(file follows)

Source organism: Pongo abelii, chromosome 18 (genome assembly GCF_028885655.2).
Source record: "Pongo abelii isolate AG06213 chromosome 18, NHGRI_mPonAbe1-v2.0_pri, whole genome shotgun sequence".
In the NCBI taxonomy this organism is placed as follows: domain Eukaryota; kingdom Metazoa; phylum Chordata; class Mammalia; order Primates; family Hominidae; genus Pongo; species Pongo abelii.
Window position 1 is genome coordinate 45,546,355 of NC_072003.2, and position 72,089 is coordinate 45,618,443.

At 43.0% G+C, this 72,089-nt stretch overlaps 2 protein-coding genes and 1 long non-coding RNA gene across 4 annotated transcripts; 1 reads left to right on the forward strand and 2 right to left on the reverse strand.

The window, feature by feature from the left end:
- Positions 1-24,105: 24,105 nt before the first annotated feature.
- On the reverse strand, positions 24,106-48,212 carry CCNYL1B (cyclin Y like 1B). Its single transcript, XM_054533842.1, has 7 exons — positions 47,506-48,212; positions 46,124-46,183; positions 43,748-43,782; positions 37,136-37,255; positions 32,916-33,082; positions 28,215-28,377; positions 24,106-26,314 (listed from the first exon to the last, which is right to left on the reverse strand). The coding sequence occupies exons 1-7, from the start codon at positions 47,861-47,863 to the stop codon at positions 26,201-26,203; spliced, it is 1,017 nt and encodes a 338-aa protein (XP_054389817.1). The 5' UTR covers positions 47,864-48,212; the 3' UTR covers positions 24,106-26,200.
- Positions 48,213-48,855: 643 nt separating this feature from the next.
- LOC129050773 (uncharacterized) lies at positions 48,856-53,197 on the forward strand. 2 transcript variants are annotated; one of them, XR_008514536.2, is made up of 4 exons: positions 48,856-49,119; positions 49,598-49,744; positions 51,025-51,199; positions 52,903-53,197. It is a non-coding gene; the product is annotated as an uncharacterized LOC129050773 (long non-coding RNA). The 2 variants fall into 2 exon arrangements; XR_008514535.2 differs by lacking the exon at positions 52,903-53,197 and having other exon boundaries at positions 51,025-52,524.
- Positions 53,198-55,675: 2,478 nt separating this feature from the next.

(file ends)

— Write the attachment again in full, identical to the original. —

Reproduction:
Source organism: Pongo abelii, chromosome 18 (genome assembly GCF_028885655.2).
Source record: "Pongo abelii isolate AG06213 chromosome 18, NHGRI_mPonAbe1-v2.0_pri, whole genome shotgun sequence".
In the NCBI taxonomy this organism is placed as follows: domain Eukaryota; kingdom Metazoa; phylum Chordata; class Mammalia; order Primates; family Hominidae; genus Pongo; species Pongo abelii.
Window position 1 is genome coordinate 45,546,355 of NC_072003.2, and position 72,089 is coordinate 45,618,443.

At 43.0% G+C, this 72,089-nt stretch overlaps 2 protein-coding genes and 1 long non-coding RNA gene across 4 annotated transcripts; 1 reads left to right on the forward strand and 2 right to left on the reverse strand.

The window, feature by feature from the left end:
- Positions 1-24,105: 24,105 nt before the first annotated feature.
- On the reverse strand, positions 24,106-48,212 carry CCNYL1B (cyclin Y like 1B). Its single transcript, XM_054533842.1, has 7 exons — positions 47,506-48,212; positions 46,124-46,183; positions 43,748-43,782; positions 37,136-37,255; positions 32,916-33,082; positions 28,215-28,377; positions 24,106-26,314 (listed from the first exon to the last, which is right to left on the reverse strand). The coding sequence occupies exons 1-7, from the start codon at positions 47,861-47,863 to the stop codon at positions 26,201-26,203; spliced, it is 1,017 nt and encodes a 338-aa protein (XP_054389817.1). The 5' UTR covers positions 47,864-48,212; the 3' UTR covers positions 24,106-26,200.
- Positions 48,213-48,855: 643 nt separating this feature from the next.
- LOC129050773 (uncharacterized) lies at positions 48,856-53,197 on the forward strand. 2 transcript variants are annotated; one of them, XR_008514536.2, is made up of 4 exons: positions 48,856-49,119; positions 49,598-49,744; positions 51,025-51,199; positions 52,903-53,197. It is a non-coding gene; the product is annotated as an uncharacterized LOC129050773 (long non-coding RNA). The 2 variants fall into 2 exon arrangements; XR_008514535.2 differs by lacking the exon at positions 52,903-53,197 and having other exon boundaries at positions 51,025-52,524.
- Positions 53,198-55,675: 2,478 nt separating this feature from the next.